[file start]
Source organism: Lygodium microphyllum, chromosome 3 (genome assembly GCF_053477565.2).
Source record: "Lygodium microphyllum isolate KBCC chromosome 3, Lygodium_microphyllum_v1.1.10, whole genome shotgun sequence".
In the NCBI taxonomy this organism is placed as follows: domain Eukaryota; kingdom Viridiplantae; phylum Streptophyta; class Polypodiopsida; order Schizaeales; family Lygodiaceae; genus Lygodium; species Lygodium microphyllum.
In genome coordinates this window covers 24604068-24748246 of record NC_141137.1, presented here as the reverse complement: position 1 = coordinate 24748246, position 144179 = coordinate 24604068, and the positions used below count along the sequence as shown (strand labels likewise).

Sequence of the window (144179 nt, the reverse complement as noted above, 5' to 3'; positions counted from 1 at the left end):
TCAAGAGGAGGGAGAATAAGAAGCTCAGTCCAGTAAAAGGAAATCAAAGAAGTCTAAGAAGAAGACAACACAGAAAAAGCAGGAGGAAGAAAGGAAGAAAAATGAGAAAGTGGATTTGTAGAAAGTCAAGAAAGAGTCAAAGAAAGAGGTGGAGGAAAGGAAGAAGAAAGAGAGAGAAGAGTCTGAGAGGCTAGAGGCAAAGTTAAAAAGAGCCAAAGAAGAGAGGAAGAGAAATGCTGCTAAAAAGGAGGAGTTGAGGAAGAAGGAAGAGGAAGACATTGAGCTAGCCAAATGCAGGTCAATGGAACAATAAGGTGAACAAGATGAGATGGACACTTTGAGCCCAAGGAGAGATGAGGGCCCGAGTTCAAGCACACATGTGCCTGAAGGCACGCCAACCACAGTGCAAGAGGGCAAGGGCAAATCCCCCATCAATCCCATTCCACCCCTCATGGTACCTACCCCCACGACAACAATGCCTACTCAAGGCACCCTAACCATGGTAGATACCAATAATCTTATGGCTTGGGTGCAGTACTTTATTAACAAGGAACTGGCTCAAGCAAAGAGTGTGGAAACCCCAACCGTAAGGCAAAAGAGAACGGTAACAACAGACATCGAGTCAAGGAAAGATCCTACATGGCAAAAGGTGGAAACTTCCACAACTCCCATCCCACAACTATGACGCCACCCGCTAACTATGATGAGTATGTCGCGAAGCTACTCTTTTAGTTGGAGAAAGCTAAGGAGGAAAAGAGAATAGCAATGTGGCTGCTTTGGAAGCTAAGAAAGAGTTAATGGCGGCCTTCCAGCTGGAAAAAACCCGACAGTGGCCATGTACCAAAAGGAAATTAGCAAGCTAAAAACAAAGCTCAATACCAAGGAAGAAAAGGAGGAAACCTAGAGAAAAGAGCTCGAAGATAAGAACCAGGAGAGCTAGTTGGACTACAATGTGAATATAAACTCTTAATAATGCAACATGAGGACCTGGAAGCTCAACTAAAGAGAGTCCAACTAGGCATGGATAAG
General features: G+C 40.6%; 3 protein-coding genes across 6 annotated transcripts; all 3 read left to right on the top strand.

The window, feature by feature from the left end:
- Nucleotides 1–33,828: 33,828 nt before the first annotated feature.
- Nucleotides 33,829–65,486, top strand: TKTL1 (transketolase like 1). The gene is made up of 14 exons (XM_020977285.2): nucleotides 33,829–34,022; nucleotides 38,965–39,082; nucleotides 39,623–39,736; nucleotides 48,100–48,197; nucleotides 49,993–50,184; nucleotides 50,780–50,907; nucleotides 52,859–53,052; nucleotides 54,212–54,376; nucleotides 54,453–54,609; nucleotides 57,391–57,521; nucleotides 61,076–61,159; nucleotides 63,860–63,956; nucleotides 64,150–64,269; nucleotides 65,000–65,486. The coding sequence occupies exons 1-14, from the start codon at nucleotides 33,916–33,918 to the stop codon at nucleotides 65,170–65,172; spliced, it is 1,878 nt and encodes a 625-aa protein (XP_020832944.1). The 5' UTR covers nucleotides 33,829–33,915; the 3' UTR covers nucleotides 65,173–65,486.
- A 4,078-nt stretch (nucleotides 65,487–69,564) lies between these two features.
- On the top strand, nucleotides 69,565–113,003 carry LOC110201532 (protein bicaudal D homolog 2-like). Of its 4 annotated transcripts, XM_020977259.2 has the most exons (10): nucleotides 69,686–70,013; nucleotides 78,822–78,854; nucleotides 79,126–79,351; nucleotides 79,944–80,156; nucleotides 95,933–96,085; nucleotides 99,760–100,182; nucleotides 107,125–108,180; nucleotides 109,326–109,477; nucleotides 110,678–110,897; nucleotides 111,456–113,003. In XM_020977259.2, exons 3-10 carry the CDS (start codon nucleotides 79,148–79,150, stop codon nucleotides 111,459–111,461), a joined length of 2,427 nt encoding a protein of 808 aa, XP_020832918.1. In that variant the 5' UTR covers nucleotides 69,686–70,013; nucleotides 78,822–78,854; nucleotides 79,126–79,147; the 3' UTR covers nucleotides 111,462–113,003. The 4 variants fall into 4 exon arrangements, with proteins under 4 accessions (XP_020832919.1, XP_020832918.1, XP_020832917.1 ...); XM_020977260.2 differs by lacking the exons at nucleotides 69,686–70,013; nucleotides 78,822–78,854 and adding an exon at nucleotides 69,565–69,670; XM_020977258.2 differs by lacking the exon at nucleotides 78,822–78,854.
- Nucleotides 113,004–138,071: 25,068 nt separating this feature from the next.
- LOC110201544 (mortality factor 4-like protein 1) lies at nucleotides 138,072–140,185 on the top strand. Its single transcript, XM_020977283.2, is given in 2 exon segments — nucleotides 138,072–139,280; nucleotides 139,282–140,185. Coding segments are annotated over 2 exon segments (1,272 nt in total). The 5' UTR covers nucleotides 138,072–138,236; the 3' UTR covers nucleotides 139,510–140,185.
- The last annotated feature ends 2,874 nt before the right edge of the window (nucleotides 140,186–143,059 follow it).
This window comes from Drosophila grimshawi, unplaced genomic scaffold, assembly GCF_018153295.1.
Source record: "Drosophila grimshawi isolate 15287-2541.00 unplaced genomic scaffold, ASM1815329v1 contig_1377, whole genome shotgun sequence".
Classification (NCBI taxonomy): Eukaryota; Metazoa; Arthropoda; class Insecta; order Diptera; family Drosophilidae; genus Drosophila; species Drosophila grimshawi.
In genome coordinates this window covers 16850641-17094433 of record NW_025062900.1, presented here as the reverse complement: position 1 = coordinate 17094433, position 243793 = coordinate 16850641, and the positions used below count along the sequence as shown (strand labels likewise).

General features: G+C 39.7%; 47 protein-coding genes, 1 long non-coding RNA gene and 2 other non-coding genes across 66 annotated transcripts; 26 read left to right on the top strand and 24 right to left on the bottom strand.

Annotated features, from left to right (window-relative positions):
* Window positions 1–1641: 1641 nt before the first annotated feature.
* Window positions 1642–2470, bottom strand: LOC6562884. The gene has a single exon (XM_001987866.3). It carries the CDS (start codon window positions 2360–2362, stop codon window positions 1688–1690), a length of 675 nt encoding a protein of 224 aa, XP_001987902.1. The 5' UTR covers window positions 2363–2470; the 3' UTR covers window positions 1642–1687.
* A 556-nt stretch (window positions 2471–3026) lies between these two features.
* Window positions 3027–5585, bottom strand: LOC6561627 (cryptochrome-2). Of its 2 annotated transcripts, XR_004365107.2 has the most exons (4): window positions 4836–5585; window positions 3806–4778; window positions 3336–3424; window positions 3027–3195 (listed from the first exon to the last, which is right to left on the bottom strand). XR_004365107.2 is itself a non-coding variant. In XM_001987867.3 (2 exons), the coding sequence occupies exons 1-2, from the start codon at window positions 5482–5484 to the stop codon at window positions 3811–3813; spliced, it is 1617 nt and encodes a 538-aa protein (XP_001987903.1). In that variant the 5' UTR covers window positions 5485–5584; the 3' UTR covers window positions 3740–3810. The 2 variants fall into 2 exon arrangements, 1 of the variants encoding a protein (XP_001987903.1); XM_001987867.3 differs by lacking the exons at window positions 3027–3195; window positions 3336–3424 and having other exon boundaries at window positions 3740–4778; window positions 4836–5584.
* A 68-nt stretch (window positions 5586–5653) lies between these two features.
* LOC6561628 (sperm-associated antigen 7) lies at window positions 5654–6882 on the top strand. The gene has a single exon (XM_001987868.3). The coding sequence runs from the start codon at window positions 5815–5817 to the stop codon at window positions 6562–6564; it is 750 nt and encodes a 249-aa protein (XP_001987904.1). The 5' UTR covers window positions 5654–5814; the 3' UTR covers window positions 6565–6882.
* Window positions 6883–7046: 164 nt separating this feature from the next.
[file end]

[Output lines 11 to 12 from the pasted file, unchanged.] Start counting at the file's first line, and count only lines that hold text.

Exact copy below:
- A 4,078-nt stretch (nucleotides 65,487–69,564) lies between these two features.
- On the top strand, nucleotides 69,565–113,003 carry LOC110201532 (protein bicaudal D homolog 2-like). Of its 4 annotated transcripts, XM_020977259.2 has the most exons (10): nucleotides 69,686–70,013; nucleotides 78,822–78,854; nucleotides 79,126–79,351; nucleotides 79,944–80,156; nucleotides 95,933–96,085; nucleotides 99,760–100,182; nucleotides 107,125–108,180; nucleotides 109,326–109,477; nucleotides 110,678–110,897; nucleotides 111,456–113,003. In XM_020977259.2, exons 3-10 carry the CDS (start codon nucleotides 79,148–79,150, stop codon nucleotides 111,459–111,461), a joined length of 2,427 nt encoding a protein of 808 aa, XP_020832918.1. In that variant the 5' UTR covers nucleotides 69,686–70,013; nucleotides 78,822–78,854; nucleotides 79,126–79,147; the 3' UTR covers nucleotides 111,462–113,003. The 4 variants fall into 4 exon arrangements, with proteins under 4 accessions (XP_020832919.1, XP_020832918.1, XP_020832917.1 ...); XM_020977260.2 differs by lacking the exons at nucleotides 69,686–70,013; nucleotides 78,822–78,854 and adding an exon at nucleotides 69,565–69,670; XM_020977258.2 differs by lacking the exon at nucleotides 78,822–78,854.